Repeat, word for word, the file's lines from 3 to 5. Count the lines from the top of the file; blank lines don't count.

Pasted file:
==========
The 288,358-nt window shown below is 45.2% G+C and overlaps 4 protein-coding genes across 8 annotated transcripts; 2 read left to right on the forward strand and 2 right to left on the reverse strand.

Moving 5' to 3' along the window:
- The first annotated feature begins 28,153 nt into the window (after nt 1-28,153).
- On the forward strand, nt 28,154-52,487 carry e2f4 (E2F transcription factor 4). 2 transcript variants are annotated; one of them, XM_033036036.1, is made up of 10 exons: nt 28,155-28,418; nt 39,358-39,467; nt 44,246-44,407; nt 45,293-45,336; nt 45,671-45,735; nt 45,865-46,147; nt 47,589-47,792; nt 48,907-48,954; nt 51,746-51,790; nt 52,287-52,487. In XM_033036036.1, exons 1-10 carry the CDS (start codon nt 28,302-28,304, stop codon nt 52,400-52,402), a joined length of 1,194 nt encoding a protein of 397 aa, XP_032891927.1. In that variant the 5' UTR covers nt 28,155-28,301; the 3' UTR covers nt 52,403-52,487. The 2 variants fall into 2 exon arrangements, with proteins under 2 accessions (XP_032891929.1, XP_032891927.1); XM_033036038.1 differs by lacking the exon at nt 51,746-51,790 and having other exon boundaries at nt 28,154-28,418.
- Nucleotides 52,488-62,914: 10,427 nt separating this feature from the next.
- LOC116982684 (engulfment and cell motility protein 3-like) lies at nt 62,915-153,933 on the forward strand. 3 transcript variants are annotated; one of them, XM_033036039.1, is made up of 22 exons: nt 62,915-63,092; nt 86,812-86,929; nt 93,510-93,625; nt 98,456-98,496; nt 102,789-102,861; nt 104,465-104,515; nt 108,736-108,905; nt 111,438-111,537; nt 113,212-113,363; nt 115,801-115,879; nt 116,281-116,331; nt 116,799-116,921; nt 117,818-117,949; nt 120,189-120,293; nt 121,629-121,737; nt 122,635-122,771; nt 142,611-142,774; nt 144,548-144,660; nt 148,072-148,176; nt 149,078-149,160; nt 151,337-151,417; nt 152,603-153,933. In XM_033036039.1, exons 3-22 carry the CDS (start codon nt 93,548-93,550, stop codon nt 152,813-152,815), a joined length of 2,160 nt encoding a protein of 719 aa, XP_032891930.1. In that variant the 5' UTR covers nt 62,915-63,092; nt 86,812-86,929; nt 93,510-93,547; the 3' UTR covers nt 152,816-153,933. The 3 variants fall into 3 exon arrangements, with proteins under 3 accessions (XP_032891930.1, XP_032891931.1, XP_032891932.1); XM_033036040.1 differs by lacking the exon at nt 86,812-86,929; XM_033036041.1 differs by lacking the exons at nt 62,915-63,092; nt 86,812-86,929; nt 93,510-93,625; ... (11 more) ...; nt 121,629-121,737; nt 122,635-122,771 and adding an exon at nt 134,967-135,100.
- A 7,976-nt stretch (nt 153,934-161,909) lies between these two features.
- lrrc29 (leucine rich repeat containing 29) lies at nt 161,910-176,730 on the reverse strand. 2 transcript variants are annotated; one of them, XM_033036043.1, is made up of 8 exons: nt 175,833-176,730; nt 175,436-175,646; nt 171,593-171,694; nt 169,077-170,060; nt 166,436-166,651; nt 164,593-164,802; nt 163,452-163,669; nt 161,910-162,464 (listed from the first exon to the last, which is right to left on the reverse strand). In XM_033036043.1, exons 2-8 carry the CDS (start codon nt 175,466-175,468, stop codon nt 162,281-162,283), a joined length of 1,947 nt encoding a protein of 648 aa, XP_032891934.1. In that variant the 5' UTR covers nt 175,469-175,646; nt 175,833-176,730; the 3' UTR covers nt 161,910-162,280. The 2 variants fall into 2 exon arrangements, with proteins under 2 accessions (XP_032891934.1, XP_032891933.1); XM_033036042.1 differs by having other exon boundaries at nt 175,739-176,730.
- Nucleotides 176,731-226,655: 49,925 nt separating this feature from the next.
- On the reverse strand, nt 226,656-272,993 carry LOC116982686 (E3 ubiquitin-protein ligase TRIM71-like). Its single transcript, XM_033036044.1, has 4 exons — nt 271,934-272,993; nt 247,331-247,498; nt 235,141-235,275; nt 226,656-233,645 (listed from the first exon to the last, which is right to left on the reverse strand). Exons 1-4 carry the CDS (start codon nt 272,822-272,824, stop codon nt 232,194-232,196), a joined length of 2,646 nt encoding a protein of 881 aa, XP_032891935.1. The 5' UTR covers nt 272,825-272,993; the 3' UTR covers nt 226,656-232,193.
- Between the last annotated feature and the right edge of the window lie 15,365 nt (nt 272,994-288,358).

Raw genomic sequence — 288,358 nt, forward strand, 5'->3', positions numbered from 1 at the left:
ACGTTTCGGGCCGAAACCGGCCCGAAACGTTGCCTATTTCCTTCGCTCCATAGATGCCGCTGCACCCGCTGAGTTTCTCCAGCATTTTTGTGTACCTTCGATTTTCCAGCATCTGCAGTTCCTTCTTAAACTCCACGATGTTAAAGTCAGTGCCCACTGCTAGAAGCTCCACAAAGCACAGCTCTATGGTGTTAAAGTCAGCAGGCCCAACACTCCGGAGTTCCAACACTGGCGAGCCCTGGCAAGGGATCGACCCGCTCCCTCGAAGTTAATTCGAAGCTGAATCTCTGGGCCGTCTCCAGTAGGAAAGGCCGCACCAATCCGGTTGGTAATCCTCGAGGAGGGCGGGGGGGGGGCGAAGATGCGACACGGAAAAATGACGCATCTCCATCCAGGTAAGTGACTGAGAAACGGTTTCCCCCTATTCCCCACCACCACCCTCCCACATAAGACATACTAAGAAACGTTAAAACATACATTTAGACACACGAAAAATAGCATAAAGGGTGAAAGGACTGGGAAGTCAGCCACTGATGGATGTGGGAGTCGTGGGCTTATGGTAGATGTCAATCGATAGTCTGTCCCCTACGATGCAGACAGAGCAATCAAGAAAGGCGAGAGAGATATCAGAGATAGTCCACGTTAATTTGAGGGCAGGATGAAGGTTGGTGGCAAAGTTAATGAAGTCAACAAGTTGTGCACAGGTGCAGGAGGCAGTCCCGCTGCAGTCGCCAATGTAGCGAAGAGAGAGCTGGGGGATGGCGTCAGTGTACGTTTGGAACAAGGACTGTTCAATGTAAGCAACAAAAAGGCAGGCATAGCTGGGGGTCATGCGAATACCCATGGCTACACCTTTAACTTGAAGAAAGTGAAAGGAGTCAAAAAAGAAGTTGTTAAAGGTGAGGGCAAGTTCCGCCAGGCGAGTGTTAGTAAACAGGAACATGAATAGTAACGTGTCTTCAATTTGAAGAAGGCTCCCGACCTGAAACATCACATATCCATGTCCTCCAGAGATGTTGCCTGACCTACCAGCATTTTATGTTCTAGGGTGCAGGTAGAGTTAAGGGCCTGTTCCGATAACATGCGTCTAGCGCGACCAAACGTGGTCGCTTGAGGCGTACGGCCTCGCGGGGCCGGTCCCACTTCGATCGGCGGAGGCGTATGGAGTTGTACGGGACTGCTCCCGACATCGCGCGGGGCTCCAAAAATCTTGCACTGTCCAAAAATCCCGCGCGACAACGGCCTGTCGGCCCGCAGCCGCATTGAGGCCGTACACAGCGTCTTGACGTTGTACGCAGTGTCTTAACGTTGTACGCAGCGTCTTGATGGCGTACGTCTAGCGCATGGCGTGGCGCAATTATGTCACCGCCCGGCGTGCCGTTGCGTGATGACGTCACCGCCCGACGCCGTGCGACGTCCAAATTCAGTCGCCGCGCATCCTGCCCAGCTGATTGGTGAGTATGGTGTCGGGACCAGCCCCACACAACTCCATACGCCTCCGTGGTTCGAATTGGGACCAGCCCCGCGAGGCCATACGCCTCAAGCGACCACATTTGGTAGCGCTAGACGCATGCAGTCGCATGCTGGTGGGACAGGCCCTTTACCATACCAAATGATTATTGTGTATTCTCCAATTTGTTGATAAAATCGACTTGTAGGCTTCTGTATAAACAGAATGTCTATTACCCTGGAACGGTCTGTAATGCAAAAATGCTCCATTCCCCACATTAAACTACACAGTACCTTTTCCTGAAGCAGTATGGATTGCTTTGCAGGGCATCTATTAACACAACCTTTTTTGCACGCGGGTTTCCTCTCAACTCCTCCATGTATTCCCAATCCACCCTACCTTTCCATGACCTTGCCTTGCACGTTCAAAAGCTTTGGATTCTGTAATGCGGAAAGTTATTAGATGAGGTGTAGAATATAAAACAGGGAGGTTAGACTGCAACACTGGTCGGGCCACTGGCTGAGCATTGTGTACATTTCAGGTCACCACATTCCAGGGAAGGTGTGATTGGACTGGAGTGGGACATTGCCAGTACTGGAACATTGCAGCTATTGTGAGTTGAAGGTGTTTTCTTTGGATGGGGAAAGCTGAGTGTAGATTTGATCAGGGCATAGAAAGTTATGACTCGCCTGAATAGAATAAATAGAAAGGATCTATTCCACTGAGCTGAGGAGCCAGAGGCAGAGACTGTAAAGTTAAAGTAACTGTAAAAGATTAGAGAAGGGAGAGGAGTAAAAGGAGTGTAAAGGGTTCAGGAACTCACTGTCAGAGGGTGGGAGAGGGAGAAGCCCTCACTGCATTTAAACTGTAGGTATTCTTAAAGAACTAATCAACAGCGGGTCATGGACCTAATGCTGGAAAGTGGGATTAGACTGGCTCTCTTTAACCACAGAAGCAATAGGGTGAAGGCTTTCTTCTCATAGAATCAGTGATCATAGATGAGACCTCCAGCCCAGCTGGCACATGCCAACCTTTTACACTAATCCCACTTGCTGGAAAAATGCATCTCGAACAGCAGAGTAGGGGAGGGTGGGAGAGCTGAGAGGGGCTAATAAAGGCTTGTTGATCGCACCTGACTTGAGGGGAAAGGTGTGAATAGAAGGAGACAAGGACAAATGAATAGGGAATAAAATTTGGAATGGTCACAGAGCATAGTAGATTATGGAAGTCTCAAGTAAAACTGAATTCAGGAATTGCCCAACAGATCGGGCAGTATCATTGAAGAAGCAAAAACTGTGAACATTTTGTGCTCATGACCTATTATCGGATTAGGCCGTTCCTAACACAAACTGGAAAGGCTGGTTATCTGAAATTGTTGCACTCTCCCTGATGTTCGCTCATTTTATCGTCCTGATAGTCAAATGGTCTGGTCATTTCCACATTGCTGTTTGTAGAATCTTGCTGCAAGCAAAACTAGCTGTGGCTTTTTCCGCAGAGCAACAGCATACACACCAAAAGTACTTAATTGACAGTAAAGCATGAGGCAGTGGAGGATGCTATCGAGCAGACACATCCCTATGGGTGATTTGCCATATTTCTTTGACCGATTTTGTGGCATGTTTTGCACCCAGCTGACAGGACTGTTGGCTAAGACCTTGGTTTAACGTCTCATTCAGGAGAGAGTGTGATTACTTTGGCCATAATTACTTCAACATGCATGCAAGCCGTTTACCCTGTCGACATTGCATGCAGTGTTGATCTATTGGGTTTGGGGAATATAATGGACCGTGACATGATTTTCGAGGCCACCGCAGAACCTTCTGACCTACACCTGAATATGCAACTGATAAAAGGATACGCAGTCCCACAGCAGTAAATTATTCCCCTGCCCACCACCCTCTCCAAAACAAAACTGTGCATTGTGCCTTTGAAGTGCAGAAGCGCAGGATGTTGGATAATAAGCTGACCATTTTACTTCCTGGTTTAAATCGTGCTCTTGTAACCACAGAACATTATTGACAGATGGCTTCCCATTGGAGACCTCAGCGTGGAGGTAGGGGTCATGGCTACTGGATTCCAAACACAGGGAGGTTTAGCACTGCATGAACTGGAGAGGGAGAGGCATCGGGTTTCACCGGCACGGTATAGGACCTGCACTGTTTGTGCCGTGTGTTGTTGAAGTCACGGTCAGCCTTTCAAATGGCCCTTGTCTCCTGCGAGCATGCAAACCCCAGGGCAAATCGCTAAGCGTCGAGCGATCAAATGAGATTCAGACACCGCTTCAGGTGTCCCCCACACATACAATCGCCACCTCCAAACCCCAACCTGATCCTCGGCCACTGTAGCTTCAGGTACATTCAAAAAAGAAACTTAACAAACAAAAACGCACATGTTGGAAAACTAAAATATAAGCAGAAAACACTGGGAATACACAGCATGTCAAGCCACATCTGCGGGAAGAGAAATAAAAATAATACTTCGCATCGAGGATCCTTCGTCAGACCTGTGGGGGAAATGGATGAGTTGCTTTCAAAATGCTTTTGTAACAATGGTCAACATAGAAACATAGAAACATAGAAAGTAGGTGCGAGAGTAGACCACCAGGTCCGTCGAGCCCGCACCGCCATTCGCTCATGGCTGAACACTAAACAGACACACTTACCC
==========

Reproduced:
- The first annotated feature begins 28,153 nt into the window (after nt 1-28,153).
- On the forward strand, nt 28,154-52,487 carry e2f4 (E2F transcription factor 4). 2 transcript variants are annotated; one of them, XM_033036036.1, is made up of 10 exons: nt 28,155-28,418; nt 39,358-39,467; nt 44,246-44,407; nt 45,293-45,336; nt 45,671-45,735; nt 45,865-46,147; nt 47,589-47,792; nt 48,907-48,954; nt 51,746-51,790; nt 52,287-52,487. In XM_033036036.1, exons 1-10 carry the CDS (start codon nt 28,302-28,304, stop codon nt 52,400-52,402), a joined length of 1,194 nt encoding a protein of 397 aa, XP_032891927.1. In that variant the 5' UTR covers nt 28,155-28,301; the 3' UTR covers nt 52,403-52,487. The 2 variants fall into 2 exon arrangements, with proteins under 2 accessions (XP_032891929.1, XP_032891927.1); XM_033036038.1 differs by lacking the exon at nt 51,746-51,790 and having other exon boundaries at nt 28,154-28,418.
- Nucleotides 52,488-62,914: 10,427 nt separating this feature from the next.